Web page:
I am lucky to work with some of the best community managers in the world and over the years, we’ve learned a lot together about how to encourage and inspire engagement. Interestingly, the most valuable engagement requires a focus on both high-level community strategy and how it is translated into policies, governance, and guidelines while also maintaining a micro-focus on the tone and wording.
What I’ve noticed over the years is that perfection is the enemy of engagement – and that, more than anything, is difficult for people to accept. In our culture and our organizations, we are so often judged when our grammar is poor, when we don’t do the research to answer our own questions and when we say something perceived as dumb because we lack experience…. ironically all the things that encourage engagement in communities.
What we’ve found is that engagement is often prompted by someone in need – and often arrested by authority. In many ways, the language of engagement runs counter to the language of business.
When you are trying to engage – instead of trying to explain – we have found some of the following practices encourage engagement.
- Share an opinion or disagree by using phrases like ‘In my experience…’, ‘My perspective is…’ or ‘From my point of view’ – this signals that there is room for other people to have a different perspective or set of experiences and opens the dialog in a way that is respectful, even though you disagree. This is critical online because others cannot see your body language.
- Give people the benefit of the doubt and assume good intent – often, even if the intent is not exactly positive, by assuming good intent you will help the other person to engage in a constructive conversation vs. a confrontational one.
- Use pictures especially in unexpected ways. Instead of simply writing ‘Have a good weekend!’ include a link to a picture of a beach, or a cocktail, or something else you know the other person will be doing. Why? Getting the other person to smile will give them a positive association with you, your message, and your interaction.
- Use emotional markers whether those are exclamation points, emojis, or emoticons. This can seem silly but, when people can’t see your body language these markers help them understand your emotional position. When you seem open, friendly, and excited they are more likely to engage with you.
- Be aware your digital body language. How you respond and in what frequency matters.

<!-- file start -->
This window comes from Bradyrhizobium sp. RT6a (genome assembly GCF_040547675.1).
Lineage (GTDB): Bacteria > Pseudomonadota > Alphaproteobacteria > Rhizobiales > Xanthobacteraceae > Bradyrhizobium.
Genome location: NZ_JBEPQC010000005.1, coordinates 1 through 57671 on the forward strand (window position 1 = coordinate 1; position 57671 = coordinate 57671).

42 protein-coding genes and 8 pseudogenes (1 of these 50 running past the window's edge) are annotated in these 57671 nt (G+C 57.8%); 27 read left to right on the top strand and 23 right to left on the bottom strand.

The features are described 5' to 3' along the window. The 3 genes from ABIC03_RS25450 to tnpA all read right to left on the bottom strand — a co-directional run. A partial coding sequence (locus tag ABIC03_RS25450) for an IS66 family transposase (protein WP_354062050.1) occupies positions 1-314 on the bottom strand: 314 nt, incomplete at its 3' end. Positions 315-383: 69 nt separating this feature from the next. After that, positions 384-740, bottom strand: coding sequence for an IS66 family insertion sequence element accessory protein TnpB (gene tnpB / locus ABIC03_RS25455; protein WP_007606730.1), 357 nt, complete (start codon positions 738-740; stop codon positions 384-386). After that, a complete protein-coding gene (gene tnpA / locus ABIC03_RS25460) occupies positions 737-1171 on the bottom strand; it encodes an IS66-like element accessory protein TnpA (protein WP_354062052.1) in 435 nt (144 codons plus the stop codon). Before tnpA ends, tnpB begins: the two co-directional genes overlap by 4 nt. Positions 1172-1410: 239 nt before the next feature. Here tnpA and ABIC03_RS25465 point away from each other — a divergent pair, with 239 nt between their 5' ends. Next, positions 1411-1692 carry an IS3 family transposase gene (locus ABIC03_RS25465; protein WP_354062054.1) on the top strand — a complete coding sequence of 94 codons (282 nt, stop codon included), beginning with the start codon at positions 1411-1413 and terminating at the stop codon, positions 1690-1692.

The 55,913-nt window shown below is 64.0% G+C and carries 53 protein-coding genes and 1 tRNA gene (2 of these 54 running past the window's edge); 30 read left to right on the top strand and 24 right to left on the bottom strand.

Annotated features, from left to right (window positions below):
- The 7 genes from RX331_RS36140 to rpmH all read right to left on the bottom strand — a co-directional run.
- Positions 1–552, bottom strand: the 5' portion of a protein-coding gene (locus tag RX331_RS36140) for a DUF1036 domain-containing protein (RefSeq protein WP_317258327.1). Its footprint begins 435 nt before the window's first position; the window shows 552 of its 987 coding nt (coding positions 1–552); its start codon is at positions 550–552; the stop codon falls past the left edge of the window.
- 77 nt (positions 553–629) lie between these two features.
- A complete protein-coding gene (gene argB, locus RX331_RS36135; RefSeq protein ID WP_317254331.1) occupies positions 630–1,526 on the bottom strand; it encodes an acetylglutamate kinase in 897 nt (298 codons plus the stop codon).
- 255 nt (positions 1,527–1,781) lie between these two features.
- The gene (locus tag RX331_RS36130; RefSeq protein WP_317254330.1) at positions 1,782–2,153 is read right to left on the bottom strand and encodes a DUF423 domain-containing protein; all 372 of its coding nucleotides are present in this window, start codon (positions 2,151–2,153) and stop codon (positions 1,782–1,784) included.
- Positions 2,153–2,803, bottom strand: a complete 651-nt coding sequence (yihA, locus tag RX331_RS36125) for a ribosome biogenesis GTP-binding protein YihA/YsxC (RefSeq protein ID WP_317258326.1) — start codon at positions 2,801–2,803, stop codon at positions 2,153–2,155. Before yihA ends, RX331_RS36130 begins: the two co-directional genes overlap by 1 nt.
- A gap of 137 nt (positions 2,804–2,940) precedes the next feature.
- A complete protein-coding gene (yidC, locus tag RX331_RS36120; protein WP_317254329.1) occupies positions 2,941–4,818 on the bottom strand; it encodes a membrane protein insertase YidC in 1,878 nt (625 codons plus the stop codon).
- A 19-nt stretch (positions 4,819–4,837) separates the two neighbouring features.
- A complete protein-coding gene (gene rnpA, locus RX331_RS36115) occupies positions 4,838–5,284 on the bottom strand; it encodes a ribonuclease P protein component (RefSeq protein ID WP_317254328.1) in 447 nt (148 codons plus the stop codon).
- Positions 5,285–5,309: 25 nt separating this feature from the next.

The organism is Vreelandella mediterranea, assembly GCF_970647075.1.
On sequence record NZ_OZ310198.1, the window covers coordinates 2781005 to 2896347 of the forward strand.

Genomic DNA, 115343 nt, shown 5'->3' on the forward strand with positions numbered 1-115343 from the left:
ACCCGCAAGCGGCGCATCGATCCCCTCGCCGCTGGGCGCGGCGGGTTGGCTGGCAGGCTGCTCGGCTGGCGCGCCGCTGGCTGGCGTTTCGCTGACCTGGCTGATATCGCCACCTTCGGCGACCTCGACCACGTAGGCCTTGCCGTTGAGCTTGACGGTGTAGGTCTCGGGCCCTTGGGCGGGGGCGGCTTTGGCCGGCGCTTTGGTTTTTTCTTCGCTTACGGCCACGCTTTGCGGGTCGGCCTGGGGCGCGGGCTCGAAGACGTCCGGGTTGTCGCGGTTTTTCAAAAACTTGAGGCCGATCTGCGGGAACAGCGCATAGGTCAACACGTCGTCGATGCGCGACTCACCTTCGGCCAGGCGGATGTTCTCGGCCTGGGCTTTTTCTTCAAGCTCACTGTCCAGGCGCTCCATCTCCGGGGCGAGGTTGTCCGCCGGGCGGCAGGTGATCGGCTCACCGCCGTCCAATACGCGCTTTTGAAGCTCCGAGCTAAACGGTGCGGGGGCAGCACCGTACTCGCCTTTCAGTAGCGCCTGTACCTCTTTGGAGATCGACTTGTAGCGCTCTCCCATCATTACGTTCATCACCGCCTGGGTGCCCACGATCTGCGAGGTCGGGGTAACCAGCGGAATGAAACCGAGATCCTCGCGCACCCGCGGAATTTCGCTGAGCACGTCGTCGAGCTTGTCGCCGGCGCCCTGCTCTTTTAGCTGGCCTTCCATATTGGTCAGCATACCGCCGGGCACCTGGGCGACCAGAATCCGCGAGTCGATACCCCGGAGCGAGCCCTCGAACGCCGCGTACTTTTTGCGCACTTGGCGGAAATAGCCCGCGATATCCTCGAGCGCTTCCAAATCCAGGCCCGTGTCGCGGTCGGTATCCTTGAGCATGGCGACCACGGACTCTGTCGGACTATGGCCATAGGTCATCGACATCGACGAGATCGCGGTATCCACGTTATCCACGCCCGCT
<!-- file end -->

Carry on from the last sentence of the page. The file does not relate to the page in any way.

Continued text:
- Ask questions and be curious. Even if you have just answered a question, there is no need to close the conversation – follow-up and ask why the person is asking or ask for additional clarification – you might be surprised that what they need is not the answer to the question they asked but a different thing altogether because they didn’t really know how to ask the question they needed answered.
- Be open-ended – suggest that something ‘might’ or ‘could’ work – unless you are speaking about a technical, urgent or specific thing where there is a clear correct answer and even then, it is often best to get a subject matter expert or peer to be the definitive voice.
- Ignore a conversation. If you are a community manager or executive, once you step into the dialog you can very easily shut it down because of your perceived authority so ignoring the conversation may be the best way to encourage engagement.
- Use absolutes, deflections, or judgment words like ‘no’, ‘but’, ‘should’ and ‘you [are wrong/should/think]’ unless you really have to. All of those words and phrasing can have an arresting effect on conversation and make people more defensive than they would otherwise be.
- Be more declarative than you have to be. This is tough – in business, we are encouraged to be declarative and assertive but the more we complete thoughts and arguments, the less room there is for other voices, especially if you are an authority figure.
- Add fuel to fire. Always verify what you are hearing before you pile on to good or bad news.
- Assume you know what another has experienced or is feeling – ask and don’t judge.
- Make promises you can’t keep. Listen, acknowledge and ask questions but do not try to solve problems that are beyond your control or make promises that are dependent on others before you’ve confirmed that it’s possible.
What other techniques do you use or you’ve seen used effectively?